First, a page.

A team of Northwestern scientists led by Zhe Ji, PhD, assistant professor of Pharmacology and Biomedical Engineering, introduced a novel genomic experimental approach in ribosome profiling to study RNA translation. Traditional ribosome profiling technology uses RNase to digest RNA fragments and complicated procedures to isolate ribosome complexes, while the newly developed and simplified protocol uses low-input RNase footprinting to selectively quantify ribosome fragments more rapidly and effectively, according to the study published in the journal Genome Research. This scientific advance offers broad applications in both basic and clinical settings, particularly in situations where physiological samples are limited.
Sequencing known cardiac arrythmia genes in more than 20,000 people without an indication for genetic testing identified pathogenic variants in nearly one percent of individuals.
- 01.26.2022Northwestern University professors Paula H. Stern and Catherine Woolley have been selected 2021 fellows of the American Association for the Advancement of Science (AAAS).
A new study has identified naturally occurring nano-sized particles that can block infection from broad strains of SARS-CoV-2 virus in preclinical studies.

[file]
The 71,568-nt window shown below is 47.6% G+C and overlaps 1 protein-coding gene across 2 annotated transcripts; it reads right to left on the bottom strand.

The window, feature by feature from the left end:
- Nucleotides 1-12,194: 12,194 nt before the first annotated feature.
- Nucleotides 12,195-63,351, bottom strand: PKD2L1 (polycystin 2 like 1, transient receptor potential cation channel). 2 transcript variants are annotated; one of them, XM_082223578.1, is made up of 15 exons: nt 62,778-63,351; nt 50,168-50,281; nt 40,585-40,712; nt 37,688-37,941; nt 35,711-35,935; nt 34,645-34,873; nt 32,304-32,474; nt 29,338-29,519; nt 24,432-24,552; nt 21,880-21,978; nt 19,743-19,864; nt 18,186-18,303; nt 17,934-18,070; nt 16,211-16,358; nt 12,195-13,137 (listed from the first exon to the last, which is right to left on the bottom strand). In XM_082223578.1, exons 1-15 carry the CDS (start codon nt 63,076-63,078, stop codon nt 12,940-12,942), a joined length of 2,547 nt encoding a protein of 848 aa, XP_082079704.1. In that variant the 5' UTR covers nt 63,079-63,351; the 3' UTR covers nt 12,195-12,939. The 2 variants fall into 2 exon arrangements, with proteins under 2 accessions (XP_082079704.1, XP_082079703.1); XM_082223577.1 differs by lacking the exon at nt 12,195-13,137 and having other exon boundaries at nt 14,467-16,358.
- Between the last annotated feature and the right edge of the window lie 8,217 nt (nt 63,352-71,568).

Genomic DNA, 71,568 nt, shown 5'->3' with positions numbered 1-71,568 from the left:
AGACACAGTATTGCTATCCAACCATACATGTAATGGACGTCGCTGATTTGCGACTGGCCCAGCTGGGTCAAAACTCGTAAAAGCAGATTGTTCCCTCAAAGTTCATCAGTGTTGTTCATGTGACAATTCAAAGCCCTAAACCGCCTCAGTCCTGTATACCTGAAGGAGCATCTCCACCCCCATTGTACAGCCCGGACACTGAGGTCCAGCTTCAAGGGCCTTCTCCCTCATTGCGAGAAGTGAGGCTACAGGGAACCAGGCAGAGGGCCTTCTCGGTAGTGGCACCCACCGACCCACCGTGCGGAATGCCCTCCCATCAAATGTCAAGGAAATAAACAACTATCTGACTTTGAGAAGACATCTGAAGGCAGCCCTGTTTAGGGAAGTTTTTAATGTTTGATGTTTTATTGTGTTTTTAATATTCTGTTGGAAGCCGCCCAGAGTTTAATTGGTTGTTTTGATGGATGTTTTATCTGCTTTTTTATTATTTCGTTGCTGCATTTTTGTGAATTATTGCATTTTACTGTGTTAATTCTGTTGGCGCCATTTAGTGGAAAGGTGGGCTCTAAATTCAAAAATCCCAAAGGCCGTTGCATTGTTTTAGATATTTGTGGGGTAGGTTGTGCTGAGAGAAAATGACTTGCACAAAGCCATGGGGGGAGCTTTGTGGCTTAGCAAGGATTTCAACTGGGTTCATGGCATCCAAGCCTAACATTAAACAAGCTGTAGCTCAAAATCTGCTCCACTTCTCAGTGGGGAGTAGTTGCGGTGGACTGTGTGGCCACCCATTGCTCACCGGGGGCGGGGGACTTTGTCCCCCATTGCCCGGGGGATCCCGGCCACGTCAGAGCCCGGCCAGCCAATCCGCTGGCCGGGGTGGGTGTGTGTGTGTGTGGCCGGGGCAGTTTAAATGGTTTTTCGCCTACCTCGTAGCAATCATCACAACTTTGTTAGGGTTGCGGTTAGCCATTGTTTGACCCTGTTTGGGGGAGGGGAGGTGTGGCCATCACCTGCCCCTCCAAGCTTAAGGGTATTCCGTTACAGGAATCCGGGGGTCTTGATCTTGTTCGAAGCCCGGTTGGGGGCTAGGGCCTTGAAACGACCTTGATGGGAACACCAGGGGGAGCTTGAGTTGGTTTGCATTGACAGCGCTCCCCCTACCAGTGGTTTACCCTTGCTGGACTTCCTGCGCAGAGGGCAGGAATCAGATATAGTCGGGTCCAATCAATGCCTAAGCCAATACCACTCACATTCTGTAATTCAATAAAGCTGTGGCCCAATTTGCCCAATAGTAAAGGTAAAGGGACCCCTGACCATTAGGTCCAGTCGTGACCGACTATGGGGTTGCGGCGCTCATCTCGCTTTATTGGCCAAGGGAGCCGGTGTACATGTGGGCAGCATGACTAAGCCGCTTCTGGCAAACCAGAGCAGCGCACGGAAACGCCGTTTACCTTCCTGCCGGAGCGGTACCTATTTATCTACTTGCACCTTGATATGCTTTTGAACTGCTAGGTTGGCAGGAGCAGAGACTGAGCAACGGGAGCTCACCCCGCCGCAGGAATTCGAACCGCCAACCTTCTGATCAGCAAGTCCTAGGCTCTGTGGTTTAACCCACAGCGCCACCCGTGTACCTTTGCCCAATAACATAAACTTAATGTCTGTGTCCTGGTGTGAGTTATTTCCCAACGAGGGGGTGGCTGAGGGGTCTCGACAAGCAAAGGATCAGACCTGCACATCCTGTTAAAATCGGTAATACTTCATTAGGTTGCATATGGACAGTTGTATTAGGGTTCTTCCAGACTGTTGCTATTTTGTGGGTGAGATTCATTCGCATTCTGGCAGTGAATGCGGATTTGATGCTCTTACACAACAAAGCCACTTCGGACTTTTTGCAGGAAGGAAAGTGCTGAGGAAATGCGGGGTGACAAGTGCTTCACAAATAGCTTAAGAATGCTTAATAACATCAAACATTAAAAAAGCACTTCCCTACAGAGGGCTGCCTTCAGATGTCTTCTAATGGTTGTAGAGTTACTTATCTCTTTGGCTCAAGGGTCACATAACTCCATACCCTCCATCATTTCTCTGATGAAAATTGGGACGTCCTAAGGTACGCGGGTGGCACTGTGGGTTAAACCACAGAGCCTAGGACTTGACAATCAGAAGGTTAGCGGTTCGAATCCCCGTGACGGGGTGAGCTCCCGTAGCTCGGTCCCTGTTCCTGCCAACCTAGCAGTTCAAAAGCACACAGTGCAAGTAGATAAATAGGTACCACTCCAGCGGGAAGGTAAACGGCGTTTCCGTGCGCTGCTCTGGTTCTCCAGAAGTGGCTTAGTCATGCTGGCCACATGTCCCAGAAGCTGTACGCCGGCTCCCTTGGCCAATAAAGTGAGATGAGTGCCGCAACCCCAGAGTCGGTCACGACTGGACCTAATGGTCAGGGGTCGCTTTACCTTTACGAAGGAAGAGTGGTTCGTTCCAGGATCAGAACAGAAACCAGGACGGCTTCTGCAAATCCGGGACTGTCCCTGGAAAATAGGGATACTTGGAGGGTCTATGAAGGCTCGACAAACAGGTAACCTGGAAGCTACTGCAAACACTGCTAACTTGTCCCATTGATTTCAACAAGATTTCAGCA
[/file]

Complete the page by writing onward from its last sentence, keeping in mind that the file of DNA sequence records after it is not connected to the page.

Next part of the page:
A team of investigators have discovered a novel genomic variant that may help clinicians predict which patients will experience cardiotoxicity from a widely used chemotherapy drug, according to a Northwestern Medicine study.
- 12.31.2021What do we know about the effectiveness of COVID-19 boosters, and how might they better protect us from new variants such as omicron? Alexis Demonbreun, PhD, assistant professor of Pharmacology, offers insight. She is the author of a new study that shows COVID-19 boosters seem to supercharge antibody response.
Northwestern University scientists have received two awards totaling nearly $18 million for Parkinson’s disease research from The ASAP Collaborative Research Network, a program of the Aligning Science Across Parkinson’s (ASAP) initiative being implemented through The Michael J. Fox Foundation.
The ASAP network supports multidisciplinary, multi-institutional research teams to address key knowledge gaps in the basic circuit mechanisms that contribute to the development and progression of Parkinson’s disease.